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Added June 25, 2013 from: Joe Taylor Jr.
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Answered By Joe Taylor Jr.:
You've already demonstrated that you're capable of handling credit in your own name, but you've also fallen into a kind of limbo created by 2009's Credit CARD Act. To protect consumers, lawmakers adjusted the rules that banks must use when calculating a prospective cardholder's creditworthiness. By setting new lines of credit based on the ability to repay a full balance, legislators aimed to prevent consumers from getting into too much debt.

However, a restrictive interpretation of that rule forced banks to reject applications from stay-at-home spouses with no income of their own. Even though you probably have access to your entire family's funds, you couldn't report that you make enough money to clear a card's balance. If you stated your husband's income as your own, you might have cleared an instant approval credit card application, but your new account could get closed down after a records check.

Fortunately, the Consumer Financial Protection Bureau issued a clarification to the earlier rule that should make it much easier to get a credit card in your own name. Under the CFPB's new guidance, you can report income to which you have "reasonable access." Officials announced the ruling in May 2013, giving banks six months to comply with the change. Therefore, it may be a little while before you see an application form that gives you an appropriate way to explain your family's finances.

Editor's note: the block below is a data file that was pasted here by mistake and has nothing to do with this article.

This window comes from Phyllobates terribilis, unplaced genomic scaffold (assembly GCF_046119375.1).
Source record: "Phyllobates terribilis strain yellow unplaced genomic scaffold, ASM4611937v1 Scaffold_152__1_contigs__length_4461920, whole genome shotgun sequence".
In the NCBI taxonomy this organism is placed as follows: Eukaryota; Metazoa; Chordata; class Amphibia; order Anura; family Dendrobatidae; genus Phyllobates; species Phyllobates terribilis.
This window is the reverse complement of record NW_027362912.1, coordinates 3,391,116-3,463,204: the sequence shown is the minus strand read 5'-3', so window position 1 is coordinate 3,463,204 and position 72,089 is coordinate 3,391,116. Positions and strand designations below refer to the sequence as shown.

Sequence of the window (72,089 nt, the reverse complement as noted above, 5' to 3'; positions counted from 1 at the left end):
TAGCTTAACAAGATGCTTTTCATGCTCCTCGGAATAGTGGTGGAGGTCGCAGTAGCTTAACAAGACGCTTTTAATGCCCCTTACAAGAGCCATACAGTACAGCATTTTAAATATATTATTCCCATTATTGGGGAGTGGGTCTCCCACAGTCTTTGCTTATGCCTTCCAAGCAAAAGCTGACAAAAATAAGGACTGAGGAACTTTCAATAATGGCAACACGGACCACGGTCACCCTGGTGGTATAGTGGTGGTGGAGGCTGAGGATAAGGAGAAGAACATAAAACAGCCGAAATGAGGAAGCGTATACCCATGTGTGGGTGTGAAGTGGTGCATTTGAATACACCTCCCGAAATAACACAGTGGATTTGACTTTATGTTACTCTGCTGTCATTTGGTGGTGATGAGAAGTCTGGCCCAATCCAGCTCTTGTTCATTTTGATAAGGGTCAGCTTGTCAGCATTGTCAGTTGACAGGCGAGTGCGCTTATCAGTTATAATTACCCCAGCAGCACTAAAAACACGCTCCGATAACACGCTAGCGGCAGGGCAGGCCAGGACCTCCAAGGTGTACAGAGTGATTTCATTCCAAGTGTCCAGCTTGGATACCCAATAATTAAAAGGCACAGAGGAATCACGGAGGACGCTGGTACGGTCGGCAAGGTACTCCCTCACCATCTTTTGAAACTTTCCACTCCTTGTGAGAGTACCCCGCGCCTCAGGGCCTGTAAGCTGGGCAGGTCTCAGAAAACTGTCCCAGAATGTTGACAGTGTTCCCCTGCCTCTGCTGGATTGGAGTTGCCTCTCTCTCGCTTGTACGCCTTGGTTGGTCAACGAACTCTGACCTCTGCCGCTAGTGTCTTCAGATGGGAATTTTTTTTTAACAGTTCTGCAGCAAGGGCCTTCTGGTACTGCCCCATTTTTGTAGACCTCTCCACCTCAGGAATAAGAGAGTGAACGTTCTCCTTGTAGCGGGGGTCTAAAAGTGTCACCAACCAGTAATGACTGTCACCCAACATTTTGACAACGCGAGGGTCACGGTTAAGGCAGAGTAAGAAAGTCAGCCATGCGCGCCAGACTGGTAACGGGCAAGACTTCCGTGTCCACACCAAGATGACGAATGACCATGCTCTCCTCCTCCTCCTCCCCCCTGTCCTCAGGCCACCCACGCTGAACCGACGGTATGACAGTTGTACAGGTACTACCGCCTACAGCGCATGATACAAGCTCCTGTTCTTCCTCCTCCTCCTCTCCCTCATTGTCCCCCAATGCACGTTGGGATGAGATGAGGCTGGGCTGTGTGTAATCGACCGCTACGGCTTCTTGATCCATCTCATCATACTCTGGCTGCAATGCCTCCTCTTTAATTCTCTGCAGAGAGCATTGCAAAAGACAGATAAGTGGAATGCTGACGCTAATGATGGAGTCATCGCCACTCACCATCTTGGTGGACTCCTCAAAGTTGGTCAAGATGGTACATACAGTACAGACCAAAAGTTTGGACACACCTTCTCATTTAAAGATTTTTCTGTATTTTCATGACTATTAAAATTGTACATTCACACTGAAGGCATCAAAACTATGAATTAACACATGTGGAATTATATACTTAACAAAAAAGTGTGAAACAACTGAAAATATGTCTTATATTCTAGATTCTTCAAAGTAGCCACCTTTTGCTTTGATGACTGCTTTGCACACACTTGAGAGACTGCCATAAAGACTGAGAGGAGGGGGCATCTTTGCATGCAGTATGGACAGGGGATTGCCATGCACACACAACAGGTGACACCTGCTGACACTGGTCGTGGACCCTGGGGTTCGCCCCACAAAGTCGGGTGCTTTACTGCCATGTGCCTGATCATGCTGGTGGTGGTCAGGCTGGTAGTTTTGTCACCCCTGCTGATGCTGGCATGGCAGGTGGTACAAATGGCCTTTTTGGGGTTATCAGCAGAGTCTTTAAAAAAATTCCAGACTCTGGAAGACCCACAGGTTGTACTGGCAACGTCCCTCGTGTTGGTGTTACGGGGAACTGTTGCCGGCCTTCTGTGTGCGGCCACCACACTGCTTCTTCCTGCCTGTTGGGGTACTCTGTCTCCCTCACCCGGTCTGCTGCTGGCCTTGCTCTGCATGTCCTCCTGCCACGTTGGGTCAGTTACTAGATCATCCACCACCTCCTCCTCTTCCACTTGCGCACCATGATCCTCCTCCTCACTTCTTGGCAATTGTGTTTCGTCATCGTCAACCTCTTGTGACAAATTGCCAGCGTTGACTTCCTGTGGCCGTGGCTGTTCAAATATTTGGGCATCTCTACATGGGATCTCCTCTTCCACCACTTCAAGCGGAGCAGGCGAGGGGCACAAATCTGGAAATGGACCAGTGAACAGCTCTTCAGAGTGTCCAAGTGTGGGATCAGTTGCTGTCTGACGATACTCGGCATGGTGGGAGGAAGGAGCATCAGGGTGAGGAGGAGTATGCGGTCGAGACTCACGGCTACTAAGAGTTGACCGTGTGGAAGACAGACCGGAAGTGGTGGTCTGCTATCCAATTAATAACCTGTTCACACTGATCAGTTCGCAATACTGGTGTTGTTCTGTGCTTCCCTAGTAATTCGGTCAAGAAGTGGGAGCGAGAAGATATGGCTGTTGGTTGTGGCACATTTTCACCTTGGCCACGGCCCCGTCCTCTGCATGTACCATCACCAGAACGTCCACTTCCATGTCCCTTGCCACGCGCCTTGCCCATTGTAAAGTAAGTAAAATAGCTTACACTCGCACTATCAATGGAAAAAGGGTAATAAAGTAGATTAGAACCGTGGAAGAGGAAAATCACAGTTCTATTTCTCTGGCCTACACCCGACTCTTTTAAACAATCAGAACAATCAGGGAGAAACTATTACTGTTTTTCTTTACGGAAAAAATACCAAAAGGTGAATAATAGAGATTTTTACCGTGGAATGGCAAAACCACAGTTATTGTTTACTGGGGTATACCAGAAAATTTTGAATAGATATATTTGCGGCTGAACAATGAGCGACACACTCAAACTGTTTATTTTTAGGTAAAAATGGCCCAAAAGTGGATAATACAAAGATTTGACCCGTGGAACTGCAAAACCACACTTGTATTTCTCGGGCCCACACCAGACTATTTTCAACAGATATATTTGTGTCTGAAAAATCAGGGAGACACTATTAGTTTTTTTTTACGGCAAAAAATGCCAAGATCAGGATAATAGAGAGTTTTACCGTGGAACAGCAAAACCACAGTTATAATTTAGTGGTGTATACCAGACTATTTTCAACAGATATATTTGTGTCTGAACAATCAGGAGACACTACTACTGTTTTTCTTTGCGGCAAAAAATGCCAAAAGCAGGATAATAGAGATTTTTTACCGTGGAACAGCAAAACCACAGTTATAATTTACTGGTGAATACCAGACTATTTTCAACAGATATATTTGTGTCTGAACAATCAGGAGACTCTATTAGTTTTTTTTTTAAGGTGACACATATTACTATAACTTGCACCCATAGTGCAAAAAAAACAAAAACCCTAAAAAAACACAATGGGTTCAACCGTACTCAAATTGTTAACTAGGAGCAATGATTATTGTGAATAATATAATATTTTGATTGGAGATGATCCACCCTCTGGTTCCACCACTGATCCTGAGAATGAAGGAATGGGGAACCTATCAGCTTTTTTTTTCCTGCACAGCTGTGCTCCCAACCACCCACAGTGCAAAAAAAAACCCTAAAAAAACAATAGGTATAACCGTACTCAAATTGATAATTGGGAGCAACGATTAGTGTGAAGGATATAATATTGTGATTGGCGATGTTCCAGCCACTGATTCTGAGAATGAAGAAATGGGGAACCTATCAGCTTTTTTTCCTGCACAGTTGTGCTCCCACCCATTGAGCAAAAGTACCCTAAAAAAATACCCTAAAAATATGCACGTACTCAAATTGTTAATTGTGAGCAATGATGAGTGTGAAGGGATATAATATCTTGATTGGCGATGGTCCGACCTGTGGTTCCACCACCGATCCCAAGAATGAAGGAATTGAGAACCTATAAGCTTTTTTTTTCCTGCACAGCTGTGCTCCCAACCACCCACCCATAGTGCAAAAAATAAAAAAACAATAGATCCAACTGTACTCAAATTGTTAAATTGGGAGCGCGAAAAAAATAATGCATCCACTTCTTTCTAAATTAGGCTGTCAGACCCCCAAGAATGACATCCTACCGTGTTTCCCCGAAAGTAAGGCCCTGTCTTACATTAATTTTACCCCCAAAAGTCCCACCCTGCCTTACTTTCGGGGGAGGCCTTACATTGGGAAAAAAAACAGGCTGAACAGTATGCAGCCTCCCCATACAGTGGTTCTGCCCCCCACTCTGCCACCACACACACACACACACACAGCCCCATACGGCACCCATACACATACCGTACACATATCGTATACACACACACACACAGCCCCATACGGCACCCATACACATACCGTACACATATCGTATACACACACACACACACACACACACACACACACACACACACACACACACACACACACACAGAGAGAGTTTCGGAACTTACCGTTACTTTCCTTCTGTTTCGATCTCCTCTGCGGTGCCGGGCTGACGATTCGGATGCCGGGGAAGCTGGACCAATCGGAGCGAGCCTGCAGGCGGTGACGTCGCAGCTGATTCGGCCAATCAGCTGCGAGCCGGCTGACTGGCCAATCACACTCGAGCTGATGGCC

Your desire for a credit card in your own name makes sense. If something bad happens to your husband, like a workplace injury or even death, your relative lack of credit in your own name could make it hard to qualify for the best rates on a mortgage or a homeowners' insurance policy. A basic, no-frills account can give you both an emergency safety net and the opportunity to grow your credit history without spending money on fees.

This question is about:  Build / Rebuild Credit
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